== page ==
There’s also growing concern about the rise in human rights violations. Both sides are purported to have abducted — and in some cases killed — hundreds of civilians, and there are well-documented cases of top government officials threatening critics of the war, especially journalists.
The roots of the conflict stretch back to the years after independence from Britain in 1948, when the government gave Buddhism a prominent role and declared Sinhala the sole official language. The result was widespread discrimination against Tamils, until war broke out in 1983.
The 2002 cease-fire negotiated by Norwegian diplomats raised hopes which were reinforced two years later by a belief that the Indian Ocean tsunami would force the warring sides to work together for national recovery. But by late 2005, sporadic shootings and bombings were back. Most — such as the bus bombing last June — were blamed on the Tigers, who many thought were trying to force the government to make concessions at the negotiating table.
If that was their strategy, it backfired spectacularly.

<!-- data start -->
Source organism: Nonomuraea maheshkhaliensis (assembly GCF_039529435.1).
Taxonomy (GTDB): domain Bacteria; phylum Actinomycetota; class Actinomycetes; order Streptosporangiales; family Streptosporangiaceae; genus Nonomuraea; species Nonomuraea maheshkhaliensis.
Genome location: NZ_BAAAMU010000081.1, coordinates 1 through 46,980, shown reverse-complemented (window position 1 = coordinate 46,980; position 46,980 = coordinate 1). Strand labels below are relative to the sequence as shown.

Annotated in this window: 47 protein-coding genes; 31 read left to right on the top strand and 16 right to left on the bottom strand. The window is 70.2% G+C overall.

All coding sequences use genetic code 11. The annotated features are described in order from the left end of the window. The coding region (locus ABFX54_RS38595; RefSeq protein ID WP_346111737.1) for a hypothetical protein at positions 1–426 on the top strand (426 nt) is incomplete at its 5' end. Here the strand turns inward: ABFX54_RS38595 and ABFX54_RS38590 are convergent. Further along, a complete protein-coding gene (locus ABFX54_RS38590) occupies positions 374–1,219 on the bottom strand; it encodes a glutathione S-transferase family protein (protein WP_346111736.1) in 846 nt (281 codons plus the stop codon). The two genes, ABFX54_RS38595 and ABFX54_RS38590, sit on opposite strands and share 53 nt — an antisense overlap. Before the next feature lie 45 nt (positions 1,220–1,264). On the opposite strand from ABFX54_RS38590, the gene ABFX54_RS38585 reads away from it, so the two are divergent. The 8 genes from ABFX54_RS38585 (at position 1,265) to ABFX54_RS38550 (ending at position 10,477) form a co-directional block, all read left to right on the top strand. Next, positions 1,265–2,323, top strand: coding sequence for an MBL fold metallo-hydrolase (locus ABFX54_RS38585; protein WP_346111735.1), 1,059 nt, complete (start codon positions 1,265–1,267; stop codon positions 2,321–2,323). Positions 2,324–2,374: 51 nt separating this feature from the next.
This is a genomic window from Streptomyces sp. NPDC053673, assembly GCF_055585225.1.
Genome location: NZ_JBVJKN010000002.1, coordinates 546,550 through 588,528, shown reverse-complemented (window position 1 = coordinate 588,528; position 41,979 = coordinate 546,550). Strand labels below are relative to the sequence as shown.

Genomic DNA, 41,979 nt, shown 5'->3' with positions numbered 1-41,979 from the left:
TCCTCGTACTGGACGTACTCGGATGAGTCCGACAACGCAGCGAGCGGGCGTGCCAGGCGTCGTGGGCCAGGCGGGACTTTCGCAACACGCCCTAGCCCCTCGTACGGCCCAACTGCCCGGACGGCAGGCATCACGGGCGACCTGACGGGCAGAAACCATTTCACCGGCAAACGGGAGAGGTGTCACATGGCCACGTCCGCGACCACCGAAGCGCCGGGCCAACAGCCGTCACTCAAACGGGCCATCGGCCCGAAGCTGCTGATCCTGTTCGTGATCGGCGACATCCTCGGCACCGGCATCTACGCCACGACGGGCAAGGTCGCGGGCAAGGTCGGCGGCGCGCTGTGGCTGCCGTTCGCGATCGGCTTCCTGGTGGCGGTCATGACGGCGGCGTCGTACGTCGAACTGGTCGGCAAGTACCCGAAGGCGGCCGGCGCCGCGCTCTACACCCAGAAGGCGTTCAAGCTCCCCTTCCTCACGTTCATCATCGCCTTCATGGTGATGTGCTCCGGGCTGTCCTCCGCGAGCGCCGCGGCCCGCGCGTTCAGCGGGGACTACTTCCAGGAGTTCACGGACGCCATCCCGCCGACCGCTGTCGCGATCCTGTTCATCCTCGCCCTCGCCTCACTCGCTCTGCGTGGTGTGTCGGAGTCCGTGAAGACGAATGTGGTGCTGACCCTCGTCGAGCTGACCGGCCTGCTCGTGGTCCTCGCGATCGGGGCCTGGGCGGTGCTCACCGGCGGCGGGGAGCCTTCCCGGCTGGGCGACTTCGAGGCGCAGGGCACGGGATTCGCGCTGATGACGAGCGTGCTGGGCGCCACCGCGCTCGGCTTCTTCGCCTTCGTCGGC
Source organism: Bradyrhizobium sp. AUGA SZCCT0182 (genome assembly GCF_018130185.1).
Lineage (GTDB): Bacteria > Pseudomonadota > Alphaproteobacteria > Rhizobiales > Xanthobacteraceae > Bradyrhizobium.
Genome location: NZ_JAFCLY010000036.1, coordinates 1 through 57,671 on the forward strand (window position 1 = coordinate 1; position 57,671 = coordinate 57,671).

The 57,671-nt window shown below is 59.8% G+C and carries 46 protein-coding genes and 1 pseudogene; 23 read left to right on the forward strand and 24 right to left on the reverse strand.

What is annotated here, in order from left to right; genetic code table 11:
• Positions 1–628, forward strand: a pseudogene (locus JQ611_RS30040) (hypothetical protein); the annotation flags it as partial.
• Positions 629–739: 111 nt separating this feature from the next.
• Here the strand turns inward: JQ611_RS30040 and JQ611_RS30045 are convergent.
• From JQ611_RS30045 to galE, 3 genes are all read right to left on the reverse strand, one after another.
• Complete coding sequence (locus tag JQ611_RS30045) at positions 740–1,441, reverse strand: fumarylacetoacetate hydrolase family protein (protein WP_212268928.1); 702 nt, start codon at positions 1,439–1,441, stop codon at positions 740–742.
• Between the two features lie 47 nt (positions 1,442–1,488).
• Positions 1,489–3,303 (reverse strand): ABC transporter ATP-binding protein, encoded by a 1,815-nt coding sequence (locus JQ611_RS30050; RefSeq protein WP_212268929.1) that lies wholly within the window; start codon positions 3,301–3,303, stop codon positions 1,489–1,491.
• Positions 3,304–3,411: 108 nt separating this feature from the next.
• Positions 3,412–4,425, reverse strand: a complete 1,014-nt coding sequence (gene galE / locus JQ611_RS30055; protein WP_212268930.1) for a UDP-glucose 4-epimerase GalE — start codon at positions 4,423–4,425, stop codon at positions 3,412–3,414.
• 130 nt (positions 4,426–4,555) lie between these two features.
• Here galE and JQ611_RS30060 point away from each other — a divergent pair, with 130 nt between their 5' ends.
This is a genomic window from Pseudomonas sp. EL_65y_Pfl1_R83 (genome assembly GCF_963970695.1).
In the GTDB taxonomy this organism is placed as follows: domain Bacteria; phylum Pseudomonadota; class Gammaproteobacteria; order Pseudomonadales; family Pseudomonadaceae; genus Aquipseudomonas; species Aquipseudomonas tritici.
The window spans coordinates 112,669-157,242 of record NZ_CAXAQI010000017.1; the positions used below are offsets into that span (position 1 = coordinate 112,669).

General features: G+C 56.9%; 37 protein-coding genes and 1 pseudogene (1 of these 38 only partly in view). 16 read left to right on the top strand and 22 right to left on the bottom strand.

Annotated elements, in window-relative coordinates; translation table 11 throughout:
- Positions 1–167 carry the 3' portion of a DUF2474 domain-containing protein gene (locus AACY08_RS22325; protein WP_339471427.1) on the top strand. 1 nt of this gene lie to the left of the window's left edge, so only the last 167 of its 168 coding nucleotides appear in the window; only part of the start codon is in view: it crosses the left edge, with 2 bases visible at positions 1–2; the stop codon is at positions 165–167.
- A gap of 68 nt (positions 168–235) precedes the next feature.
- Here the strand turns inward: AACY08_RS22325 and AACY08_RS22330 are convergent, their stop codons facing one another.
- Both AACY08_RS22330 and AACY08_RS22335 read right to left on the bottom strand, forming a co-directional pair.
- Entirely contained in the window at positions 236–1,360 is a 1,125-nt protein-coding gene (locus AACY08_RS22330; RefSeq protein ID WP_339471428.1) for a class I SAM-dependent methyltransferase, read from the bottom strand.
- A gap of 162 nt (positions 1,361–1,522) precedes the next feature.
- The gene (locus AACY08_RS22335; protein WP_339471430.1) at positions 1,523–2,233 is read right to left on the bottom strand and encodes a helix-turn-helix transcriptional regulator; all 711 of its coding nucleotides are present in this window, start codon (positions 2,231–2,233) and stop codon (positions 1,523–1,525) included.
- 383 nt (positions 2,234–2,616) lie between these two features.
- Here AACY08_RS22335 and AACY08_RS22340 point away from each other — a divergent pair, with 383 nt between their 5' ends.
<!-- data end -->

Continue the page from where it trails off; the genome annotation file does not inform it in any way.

Mahinda Rajapakse was elected president in late 2005 in part by Sinhalese hard-liners who viewed the cease-fire as a betrayal. In August, he opted for all-out war, while claiming to be honoring the cease-fire and only responding to rebel provocations.
He is being cheered on by hard-line Buddhist monks who see themselves as guardians of the island’s Sinhalese culture, and, increasingly, by many ordinary Sinhalese. A recent poll by Colombo’s respected Center for Policy Alternatives found nearly 60 percent of the Sinhalese supported a military solution.
It highlights the changing mood in a country that a few years ago was hoping to ride the coattails of India’s economic boom and nurture its own blossoming tourism and garment industries.
But while any glitch in India’s rush forward is apt to be felt internationally, Sri Lanka’s war rages away from center stage.
There are no peacekeepers — just a team of cease-fire monitors from Nordic countries with no powers to intervene. The U.S. and European governments regard the Tigers as terrorists but are pressuring the government to stop attacking rebel territory, pressure that has largely been ignored. India, the regional power, is loath to repeat its disastrous 1989 military intervention in the war.
The not-an-inch attitude of the government and its growing ranks of supporters was evident at a well-heeled dinner party in Colombo, where Jaya Dayananda, a Sinhalese housewife, told a guest: “These Tamils, you must understand, only know how to kill.”
“We tried peace. They didn’t want peace,” she said. “War is our only solution.”
That war is a day’s drive north.